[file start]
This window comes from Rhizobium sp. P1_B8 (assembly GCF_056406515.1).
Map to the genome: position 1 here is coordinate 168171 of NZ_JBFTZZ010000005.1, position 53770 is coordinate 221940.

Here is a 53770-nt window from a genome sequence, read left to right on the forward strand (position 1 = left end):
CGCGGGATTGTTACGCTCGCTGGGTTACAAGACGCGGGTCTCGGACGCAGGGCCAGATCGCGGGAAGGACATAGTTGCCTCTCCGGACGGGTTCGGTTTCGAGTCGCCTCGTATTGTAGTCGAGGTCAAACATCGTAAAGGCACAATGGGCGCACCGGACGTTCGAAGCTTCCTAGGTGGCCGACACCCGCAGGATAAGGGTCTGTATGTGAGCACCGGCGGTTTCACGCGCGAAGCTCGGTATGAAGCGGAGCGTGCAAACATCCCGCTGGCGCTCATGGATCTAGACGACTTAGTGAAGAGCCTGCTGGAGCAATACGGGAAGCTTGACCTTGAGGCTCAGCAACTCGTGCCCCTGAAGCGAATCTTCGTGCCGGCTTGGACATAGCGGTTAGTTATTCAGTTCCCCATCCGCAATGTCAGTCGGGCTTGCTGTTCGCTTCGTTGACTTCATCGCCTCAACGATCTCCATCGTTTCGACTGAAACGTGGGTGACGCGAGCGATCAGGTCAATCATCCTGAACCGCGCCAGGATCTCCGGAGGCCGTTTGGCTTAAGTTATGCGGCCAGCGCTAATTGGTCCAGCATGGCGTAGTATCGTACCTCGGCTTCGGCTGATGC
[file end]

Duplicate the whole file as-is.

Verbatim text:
This window comes from Rhizobium sp. P1_B8 (assembly GCF_056406515.1).
Map to the genome: position 1 here is coordinate 168171 of NZ_JBFTZZ010000005.1, position 53770 is coordinate 221940.

Here is a 53770-nt window from a genome sequence, read left to right on the forward strand (position 1 = left end):
CGCGGGATTGTTACGCTCGCTGGGTTACAAGACGCGGGTCTCGGACGCAGGGCCAGATCGCGGGAAGGACATAGTTGCCTCTCCGGACGGGTTCGGTTTCGAGTCGCCTCGTATTGTAGTCGAGGTCAAACATCGTAAAGGCACAATGGGCGCACCGGACGTTCGAAGCTTCCTAGGTGGCCGACACCCGCAGGATAAGGGTCTGTATGTGAGCACCGGCGGTTTCACGCGCGAAGCTCGGTATGAAGCGGAGCGTGCAAACATCCCGCTGGCGCTCATGGATCTAGACGACTTAGTGAAGAGCCTGCTGGAGCAATACGGGAAGCTTGACCTTGAGGCTCAGCAACTCGTGCCCCTGAAGCGAATCTTCGTGCCGGCTTGGACATAGCGGTTAGTTATTCAGTTCCCCATCCGCAATGTCAGTCGGGCTTGCTGTTCGCTTCGTTGACTTCATCGCCTCAACGATCTCCATCGTTTCGACTGAAACGTGGGTGACGCGAGCGATCAGGTCAATCATCCTGAACCGCGCCAGGATCTCCGGAGGCCGTTTGGCTTAAGTTATGCGGCCAGCGCTAATTGGTCCAGCATGGCGTAGTATCGTACCTCGGCTTCGGCTGATGC